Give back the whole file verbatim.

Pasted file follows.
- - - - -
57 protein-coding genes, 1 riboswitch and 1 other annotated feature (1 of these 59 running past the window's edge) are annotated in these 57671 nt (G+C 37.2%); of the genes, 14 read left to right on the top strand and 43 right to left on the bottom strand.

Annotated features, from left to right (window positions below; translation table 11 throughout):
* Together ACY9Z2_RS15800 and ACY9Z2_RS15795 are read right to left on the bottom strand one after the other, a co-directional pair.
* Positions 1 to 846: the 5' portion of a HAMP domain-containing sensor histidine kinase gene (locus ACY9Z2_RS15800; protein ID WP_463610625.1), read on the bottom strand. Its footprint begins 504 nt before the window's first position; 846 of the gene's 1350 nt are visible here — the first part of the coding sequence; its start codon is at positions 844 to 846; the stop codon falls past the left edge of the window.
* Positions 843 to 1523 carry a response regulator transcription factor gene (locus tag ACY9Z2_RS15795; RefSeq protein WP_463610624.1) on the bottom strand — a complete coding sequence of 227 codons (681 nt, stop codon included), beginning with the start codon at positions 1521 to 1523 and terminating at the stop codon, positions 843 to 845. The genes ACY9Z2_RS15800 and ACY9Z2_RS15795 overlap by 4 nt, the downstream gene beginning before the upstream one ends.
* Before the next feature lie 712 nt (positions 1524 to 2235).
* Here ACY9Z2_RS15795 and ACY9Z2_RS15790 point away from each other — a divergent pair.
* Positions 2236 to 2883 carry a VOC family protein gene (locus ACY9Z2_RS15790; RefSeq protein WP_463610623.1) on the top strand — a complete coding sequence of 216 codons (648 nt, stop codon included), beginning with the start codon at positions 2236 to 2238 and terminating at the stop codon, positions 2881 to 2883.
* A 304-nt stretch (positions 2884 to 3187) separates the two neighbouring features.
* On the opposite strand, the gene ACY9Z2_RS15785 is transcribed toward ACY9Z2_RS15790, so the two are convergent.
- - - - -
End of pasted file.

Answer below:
57 protein-coding genes, 1 riboswitch and 1 other annotated feature (1 of these 59 running past the window's edge) are annotated in these 57671 nt (G+C 37.2%); of the genes, 14 read left to right on the top strand and 43 right to left on the bottom strand.

Annotated features, from left to right (window positions below; translation table 11 throughout):
* Together ACY9Z2_RS15800 and ACY9Z2_RS15795 are read right to left on the bottom strand one after the other, a co-directional pair.
* Positions 1 to 846: the 5' portion of a HAMP domain-containing sensor histidine kinase gene (locus ACY9Z2_RS15800; protein ID WP_463610625.1), read on the bottom strand. Its footprint begins 504 nt before the window's first position; 846 of the gene's 1350 nt are visible here — the first part of the coding sequence; its start codon is at positions 844 to 846; the stop codon falls past the left edge of the window.
* Positions 843 to 1523 carry a response regulator transcription factor gene (locus tag ACY9Z2_RS15795; RefSeq protein WP_463610624.1) on the bottom strand — a complete coding sequence of 227 codons (681 nt, stop codon included), beginning with the start codon at positions 1521 to 1523 and terminating at the stop codon, positions 843 to 845. The genes ACY9Z2_RS15800 and ACY9Z2_RS15795 overlap by 4 nt, the downstream gene beginning before the upstream one ends.
* Before the next feature lie 712 nt (positions 1524 to 2235).
* Here ACY9Z2_RS15795 and ACY9Z2_RS15790 point away from each other — a divergent pair.
* Positions 2236 to 2883 carry a VOC family protein gene (locus ACY9Z2_RS15790; RefSeq protein WP_463610623.1) on the top strand — a complete coding sequence of 216 codons (648 nt, stop codon included), beginning with the start codon at positions 2236 to 2238 and terminating at the stop codon, positions 2881 to 2883.
* A 304-nt stretch (positions 2884 to 3187) separates the two neighbouring features.
* On the opposite strand, the gene ACY9Z2_RS15785 is transcribed toward ACY9Z2_RS15790, so the two are convergent.